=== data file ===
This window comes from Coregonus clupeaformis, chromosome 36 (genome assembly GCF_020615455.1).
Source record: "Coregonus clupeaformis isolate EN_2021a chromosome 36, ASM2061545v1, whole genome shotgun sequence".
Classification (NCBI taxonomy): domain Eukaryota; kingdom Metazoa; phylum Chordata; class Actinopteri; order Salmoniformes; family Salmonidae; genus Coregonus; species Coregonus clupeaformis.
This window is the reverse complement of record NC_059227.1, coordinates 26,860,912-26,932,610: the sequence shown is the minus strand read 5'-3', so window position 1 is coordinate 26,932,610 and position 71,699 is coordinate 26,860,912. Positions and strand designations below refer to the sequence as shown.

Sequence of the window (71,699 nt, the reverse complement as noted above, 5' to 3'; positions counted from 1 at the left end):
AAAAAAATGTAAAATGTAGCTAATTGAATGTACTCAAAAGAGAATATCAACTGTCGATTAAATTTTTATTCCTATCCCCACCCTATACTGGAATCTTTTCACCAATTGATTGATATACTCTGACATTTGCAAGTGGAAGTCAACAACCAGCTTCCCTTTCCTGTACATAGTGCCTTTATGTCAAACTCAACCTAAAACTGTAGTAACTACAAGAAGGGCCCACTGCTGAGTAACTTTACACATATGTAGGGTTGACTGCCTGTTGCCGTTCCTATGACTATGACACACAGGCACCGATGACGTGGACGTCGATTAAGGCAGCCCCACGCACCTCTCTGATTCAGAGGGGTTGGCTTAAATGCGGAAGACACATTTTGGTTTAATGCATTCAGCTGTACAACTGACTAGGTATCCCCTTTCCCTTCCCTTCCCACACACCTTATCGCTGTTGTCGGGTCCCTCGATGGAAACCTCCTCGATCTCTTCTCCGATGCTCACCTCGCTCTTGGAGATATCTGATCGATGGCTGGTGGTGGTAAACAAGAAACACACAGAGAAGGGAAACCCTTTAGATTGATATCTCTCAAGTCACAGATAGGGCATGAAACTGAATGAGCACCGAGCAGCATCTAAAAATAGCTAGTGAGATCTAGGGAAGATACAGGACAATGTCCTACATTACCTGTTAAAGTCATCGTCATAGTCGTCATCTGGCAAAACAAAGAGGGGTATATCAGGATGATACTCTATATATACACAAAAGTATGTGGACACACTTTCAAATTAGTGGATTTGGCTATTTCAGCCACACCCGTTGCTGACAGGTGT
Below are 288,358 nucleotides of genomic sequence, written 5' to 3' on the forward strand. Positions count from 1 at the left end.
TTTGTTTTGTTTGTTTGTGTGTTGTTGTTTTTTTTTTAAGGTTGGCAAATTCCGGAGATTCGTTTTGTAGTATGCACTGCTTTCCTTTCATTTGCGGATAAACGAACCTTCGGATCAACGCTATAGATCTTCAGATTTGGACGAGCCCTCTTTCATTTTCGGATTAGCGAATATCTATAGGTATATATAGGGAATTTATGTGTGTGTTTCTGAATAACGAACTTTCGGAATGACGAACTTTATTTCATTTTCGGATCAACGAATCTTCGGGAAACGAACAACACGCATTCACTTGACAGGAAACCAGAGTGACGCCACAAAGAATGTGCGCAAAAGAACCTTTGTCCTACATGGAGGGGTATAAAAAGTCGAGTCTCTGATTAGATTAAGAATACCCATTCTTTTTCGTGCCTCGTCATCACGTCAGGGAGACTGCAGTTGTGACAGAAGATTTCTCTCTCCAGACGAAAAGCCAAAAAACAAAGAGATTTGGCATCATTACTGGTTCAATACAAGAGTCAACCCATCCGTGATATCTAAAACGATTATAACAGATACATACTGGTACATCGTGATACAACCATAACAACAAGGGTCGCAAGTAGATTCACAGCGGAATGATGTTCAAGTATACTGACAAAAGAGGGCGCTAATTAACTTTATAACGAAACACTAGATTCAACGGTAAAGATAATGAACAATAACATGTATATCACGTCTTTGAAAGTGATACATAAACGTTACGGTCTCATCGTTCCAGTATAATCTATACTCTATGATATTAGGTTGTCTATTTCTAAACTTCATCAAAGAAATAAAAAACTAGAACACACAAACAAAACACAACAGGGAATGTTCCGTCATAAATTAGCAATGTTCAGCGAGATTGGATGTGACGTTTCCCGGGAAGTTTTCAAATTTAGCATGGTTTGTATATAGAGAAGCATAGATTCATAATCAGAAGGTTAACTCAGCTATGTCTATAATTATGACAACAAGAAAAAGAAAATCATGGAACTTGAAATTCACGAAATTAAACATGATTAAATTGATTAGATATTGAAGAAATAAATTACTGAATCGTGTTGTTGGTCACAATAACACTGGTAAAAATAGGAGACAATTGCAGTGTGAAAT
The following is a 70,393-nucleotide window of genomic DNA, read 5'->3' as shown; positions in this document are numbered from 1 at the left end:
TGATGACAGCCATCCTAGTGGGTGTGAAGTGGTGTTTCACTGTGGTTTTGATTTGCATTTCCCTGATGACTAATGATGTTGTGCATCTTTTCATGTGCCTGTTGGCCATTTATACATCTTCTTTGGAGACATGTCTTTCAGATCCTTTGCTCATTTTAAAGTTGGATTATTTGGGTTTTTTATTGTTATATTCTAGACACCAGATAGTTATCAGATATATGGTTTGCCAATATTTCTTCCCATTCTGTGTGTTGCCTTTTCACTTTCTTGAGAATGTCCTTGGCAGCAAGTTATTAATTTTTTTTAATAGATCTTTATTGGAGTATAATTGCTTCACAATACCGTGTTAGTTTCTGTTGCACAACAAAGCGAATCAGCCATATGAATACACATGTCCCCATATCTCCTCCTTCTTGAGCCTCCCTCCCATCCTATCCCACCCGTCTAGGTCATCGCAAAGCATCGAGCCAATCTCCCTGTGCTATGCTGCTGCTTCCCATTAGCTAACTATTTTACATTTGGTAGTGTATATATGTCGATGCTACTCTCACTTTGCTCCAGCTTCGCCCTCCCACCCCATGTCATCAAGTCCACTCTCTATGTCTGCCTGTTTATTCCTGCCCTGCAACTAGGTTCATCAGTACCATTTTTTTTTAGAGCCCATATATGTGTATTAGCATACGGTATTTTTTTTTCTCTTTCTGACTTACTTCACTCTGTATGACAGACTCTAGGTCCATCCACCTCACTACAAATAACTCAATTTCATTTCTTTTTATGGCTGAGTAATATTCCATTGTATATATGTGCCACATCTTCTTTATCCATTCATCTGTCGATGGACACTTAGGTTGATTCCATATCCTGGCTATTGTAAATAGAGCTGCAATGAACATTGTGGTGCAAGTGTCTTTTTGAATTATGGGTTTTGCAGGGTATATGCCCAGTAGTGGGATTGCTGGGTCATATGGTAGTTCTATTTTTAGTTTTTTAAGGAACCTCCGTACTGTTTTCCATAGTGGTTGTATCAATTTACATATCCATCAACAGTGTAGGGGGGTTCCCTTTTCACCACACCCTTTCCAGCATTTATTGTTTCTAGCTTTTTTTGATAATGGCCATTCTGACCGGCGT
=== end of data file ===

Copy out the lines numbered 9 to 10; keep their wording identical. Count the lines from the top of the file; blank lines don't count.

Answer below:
The following is a 70,393-nucleotide window of genomic DNA, read 5'->3' as shown; positions in this document are numbered from 1 at the left end:
TGATGACAGCCATCCTAGTGGGTGTGAAGTGGTGTTTCACTGTGGTTTTGATTTGCATTTCCCTGATGACTAATGATGTTGTGCATCTTTTCATGTGCCTGTTGGCCATTTATACATCTTCTTTGGAGACATGTCTTTCAGATCCTTTGCTCATTTTAAAGTTGGATTATTTGGGTTTTTTATTGTTATATTCTAGACACCAGATAGTTATCAGATATATGGTTTGCCAATATTTCTTCCCATTCTGTGTGTTGCCTTTTCACTTTCTTGAGAATGTCCTTGGCAGCAAGTTATTAATTTTTTTTAATAGATCTTTATTGGAGTATAATTGCTTCACAATACCGTGTTAGTTTCTGTTGCACAACAAAGCGAATCAGCCATATGAATACACATGTCCCCATATCTCCTCCTTCTTGAGCCTCCCTCCCATCCTATCCCACCCGTCTAGGTCATCGCAAAGCATCGAGCCAATCTCCCTGTGCTATGCTGCTGCTTCCCATTAGCTAACTATTTTACATTTGGTAGTGTATATATGTCGATGCTACTCTCACTTTGCTCCAGCTTCGCCCTCCCACCCCATGTCATCAAGTCCACTCTCTATGTCTGCCTGTTTATTCCTGCCCTGCAACTAGGTTCATCAGTACCATTTTTTTTTAGAGCCCATATATGTGTATTAGCATACGGTATTTTTTTTTCTCTTTCTGACTTACTTCACTCTGTATGACAGACTCTAGGTCCATCCACCTCACTACAAATAACTCAATTTCATTTCTTTTTATGGCTGAGTAATATTCCATTGTATATATGTGCCACATCTTCTTTATCCATTCATCTGTCGATGGACACTTAGGTTGATTCCATATCCTGGCTATTGTAAATAGAGCTGCAATGAACATTGTGGTGCAAGTGTCTTTTTGAATTATGGGTTTTGCAGGGTATATGCCCAGTAGTGGGATTGCTGGGTCATATGGTAGTTCTATTTTTAGTTTTTTAAGGAACCTCCGTACTGTTTTCCATAGTGGTTGTATCAATTTACATATCCATCAACAGTGTAGGGGGGTTCCCTTTTCACCACACCCTTTCCAGCATTTATTGTTTCTAGCTTTTTTTGATAATGGCCATTCTGACCGGCGT